Cognitive dissonance is a theory in social psychology. It explains the mental conflict when a person’s beliefs and behavior don’t align. Also, it may happen when a person holds two contradictive beliefs.
For example, smokers know that cigarettes are bad for their health, but they still continue to smoke.
The immediate effects are feelings of discomfort and unease. But it’s just a start, those mental conflicts start the domino effect and have a significant negative influence on people’s thoughts, behavior, decisions, and beliefs. They feel anxious, guilty, and ashamed. They are controlled by their contradictive thoughts, reducing the opportunities for personal growth.
People want to get rid of the short term effect of unease, so they choose the wrong way of dealing with it most of the time. In many situations, cognitive dissonance appears when people found out their actions are wrong — but they refuse to change them.
Let’s look at the 3 ways to get rid of it.
Rejecting the conflict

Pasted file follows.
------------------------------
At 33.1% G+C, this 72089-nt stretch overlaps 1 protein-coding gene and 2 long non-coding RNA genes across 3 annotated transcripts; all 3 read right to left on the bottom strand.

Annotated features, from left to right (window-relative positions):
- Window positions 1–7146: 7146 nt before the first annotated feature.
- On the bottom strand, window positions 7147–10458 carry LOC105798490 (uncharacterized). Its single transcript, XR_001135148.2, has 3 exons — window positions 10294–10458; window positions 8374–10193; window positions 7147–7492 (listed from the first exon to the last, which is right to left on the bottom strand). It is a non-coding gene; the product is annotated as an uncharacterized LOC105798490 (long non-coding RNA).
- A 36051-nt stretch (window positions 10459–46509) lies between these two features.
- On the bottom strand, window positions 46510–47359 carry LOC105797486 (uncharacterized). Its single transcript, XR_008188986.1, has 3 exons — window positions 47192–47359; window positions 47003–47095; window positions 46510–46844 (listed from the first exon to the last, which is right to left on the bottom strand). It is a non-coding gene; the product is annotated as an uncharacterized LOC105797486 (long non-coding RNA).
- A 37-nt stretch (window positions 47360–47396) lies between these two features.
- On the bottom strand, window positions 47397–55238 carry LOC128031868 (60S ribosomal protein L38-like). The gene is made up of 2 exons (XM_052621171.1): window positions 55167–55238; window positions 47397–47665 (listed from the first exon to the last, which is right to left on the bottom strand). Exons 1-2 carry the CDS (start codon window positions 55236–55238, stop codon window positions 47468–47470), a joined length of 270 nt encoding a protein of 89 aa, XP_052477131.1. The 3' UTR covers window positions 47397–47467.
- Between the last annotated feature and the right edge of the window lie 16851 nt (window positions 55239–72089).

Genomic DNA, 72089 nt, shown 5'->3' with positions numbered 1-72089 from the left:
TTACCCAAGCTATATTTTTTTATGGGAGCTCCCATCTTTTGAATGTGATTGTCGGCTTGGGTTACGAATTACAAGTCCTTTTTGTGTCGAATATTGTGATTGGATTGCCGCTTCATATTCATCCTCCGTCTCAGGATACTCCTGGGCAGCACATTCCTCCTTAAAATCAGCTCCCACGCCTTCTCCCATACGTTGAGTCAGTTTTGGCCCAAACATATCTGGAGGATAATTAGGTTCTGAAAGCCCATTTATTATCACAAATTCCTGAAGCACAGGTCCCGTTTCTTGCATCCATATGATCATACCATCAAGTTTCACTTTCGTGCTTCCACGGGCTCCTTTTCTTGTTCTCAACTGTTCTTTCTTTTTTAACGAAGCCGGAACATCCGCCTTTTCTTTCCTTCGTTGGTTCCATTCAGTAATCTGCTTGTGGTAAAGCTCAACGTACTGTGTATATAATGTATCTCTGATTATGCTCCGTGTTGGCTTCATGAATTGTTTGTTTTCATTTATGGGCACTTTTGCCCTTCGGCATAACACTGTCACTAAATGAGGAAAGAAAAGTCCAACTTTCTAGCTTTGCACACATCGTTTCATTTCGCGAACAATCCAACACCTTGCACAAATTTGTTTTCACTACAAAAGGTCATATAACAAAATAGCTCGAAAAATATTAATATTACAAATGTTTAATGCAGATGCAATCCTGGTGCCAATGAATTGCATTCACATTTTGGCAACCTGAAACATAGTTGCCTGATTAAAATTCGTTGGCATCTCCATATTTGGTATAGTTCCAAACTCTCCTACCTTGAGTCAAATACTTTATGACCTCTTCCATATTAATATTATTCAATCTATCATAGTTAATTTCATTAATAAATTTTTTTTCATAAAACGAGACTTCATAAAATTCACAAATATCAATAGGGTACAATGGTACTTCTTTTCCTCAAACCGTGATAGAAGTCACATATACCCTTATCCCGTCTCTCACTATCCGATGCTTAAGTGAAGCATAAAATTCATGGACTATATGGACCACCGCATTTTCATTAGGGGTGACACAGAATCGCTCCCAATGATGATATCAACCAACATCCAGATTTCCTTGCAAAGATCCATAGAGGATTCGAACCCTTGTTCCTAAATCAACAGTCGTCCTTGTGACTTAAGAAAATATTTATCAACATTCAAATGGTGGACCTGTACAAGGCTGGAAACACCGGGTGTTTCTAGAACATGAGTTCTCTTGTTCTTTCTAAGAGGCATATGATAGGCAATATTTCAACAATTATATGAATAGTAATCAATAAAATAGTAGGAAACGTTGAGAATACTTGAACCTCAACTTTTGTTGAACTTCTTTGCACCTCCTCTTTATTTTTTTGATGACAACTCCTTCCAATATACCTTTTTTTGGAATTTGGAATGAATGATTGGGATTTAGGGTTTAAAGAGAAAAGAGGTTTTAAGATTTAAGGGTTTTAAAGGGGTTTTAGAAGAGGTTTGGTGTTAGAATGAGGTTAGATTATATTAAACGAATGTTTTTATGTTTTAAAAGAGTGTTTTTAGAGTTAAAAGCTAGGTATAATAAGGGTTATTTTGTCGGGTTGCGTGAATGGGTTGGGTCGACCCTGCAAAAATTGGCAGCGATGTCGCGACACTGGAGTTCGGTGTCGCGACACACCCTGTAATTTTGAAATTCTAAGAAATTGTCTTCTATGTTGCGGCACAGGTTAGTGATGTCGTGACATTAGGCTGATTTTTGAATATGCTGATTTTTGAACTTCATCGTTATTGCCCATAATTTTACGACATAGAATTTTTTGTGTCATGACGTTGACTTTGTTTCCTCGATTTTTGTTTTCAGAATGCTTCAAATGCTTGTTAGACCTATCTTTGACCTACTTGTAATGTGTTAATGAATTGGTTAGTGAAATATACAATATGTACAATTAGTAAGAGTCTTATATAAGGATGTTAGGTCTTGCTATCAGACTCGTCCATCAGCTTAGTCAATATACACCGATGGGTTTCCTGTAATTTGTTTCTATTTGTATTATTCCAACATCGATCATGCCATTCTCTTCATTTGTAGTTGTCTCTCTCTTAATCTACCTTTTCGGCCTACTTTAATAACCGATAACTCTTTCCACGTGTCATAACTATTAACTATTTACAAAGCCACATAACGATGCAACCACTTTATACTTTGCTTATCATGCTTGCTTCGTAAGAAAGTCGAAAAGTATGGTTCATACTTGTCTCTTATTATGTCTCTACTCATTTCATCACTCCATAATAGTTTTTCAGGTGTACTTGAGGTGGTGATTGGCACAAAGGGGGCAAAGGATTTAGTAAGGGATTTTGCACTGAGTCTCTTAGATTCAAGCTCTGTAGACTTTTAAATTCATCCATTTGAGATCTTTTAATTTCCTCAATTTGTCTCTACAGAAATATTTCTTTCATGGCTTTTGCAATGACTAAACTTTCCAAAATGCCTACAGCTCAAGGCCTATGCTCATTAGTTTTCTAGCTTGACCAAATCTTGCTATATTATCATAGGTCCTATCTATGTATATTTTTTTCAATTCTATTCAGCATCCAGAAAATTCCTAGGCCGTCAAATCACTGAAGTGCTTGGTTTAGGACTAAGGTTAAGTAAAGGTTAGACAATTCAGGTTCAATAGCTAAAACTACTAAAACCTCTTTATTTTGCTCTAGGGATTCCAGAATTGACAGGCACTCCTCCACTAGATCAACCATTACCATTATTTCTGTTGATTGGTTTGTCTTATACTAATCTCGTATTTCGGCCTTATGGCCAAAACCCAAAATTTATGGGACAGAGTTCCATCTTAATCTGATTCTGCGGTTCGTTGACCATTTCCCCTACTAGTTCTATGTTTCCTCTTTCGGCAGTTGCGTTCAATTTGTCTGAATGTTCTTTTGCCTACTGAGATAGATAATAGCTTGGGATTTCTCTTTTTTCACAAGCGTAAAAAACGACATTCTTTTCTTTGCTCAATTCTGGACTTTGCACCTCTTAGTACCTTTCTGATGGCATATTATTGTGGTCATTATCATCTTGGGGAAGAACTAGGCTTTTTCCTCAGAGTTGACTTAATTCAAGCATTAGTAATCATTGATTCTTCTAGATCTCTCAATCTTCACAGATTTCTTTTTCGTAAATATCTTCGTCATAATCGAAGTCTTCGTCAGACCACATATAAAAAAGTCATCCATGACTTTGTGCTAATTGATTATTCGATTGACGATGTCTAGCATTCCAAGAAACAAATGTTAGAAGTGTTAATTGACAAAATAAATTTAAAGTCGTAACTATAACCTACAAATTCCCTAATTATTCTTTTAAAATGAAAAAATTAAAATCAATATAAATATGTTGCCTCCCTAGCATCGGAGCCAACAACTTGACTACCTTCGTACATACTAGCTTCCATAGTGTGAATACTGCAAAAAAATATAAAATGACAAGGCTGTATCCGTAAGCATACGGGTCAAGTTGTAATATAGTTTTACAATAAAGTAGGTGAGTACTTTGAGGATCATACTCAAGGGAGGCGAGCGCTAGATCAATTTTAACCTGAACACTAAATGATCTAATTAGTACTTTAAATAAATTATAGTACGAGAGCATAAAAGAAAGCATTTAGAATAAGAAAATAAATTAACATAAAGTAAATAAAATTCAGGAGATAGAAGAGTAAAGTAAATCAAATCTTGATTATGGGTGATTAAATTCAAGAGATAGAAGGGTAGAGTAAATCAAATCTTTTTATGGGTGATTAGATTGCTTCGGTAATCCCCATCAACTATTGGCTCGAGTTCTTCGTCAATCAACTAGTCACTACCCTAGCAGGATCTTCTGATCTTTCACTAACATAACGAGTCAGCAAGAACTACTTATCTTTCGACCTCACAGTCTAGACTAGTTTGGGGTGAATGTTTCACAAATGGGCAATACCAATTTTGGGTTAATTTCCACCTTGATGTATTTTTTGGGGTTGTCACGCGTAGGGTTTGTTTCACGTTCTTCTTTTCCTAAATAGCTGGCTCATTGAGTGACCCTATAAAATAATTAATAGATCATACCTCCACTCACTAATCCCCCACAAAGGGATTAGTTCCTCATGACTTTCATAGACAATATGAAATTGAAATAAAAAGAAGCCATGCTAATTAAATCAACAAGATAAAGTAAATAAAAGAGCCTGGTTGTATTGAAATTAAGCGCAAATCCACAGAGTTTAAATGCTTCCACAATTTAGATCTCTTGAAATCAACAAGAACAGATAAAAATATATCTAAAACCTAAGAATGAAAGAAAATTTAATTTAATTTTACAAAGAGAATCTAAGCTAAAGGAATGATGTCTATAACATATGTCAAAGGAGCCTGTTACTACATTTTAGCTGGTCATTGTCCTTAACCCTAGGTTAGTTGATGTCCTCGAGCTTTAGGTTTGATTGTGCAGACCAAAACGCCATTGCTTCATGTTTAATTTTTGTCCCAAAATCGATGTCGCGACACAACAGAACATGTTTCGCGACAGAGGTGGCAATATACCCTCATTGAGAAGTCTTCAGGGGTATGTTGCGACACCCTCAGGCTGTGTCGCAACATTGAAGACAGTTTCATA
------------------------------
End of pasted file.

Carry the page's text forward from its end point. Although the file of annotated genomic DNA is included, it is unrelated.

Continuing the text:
In order to continue their behavior, people choose to disagree with the information they have, even though it’s probably correct.
For example, smokers would say that cigarettes are not that bad at all, or they don’t care about the effects.
This may remove the dissonance at the moment, but in the long term, one would have bad consequences because its negative behavior would still continue. It just wouldn’t bother him so much anymore.
It’s easy to justify a wrong action by looking at the other people.
“Yes, there are many smokers out there, so why is such a problem if I smoke too?“
Observe exceptional people, copy their positive actions. Don’t justify your bad behavior by looking at a small negative part of someone’s life. You’ll always find excuses.
Changing the behavior
The last way is by far the most beneficial. You’re not only removing the mental conflict and unease; you’re also changing your actions and becoming a better version of yourself.
That’s why cognitive dissonance is something golden. Use it as a reminder for improving certain parts of your life.
Observe those mental patterns, and one by one, choose to make a cognitive harmony by changing your behavior. The great Albert Einstein said:
“The measure of intelligence is the ability to change.”
Everything you’ve accomplished so far in your life is here because of the actions you took. The better actions you take today, the more fruits of life you’ll be able to bear tomorrow.
For unlimited growth, your thoughts, feelings, and actions have to be aligned. You can create that harmony by dealing with the dissonance in a healthy way.